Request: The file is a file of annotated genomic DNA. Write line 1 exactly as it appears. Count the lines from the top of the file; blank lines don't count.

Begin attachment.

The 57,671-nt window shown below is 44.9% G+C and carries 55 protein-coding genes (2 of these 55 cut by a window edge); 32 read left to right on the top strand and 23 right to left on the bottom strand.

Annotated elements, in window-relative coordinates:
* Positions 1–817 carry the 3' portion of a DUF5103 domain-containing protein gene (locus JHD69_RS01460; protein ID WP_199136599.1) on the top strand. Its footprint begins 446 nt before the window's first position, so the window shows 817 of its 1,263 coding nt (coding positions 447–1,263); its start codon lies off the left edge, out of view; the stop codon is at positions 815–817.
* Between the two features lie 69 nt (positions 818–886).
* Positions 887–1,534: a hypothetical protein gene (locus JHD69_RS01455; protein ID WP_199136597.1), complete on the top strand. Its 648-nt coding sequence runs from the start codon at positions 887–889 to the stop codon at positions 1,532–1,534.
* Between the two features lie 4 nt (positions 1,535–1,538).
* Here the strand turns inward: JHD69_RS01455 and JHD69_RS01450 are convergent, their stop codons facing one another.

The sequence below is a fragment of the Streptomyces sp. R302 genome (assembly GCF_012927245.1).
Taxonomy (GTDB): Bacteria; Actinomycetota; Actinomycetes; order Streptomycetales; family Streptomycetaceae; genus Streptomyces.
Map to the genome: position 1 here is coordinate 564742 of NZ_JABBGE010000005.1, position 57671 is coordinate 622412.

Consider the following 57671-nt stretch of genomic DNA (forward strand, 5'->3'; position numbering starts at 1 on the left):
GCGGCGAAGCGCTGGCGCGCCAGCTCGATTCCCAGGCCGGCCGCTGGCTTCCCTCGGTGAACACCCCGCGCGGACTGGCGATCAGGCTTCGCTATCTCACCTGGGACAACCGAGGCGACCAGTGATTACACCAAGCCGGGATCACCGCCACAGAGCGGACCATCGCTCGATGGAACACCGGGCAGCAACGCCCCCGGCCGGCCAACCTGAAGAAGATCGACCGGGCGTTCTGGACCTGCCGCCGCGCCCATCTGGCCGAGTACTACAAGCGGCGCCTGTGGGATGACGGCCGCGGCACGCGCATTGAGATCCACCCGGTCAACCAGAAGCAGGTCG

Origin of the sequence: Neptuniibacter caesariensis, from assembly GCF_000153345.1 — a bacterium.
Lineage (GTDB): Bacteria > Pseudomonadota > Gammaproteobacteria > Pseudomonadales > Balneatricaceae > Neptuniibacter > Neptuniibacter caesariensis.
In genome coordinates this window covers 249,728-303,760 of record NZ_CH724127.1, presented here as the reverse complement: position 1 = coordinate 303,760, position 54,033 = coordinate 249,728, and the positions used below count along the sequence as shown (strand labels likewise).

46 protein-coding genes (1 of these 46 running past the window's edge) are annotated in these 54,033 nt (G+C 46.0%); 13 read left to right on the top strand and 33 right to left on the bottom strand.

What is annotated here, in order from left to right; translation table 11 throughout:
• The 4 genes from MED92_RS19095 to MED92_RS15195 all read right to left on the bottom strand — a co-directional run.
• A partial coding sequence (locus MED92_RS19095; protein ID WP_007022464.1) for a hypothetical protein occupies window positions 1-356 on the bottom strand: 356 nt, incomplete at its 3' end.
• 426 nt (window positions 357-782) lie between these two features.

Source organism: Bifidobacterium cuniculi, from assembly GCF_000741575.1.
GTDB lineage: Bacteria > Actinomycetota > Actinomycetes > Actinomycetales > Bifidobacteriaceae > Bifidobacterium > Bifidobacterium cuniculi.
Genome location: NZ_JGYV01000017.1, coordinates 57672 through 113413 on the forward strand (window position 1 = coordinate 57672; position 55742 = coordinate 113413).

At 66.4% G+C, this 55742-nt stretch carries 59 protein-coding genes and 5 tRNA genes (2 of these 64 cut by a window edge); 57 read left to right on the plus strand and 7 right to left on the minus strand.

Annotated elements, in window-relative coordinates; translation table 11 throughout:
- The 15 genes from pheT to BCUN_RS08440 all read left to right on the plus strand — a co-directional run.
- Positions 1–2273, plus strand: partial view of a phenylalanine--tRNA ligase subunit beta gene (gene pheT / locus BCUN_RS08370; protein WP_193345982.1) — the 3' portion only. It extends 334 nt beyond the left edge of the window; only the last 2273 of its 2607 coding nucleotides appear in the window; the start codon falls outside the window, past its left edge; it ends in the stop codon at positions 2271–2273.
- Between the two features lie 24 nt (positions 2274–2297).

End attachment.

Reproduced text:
The 57,671-nt window shown below is 44.9% G+C and carries 55 protein-coding genes (2 of these 55 cut by a window edge); 32 read left to right on the top strand and 23 right to left on the bottom strand.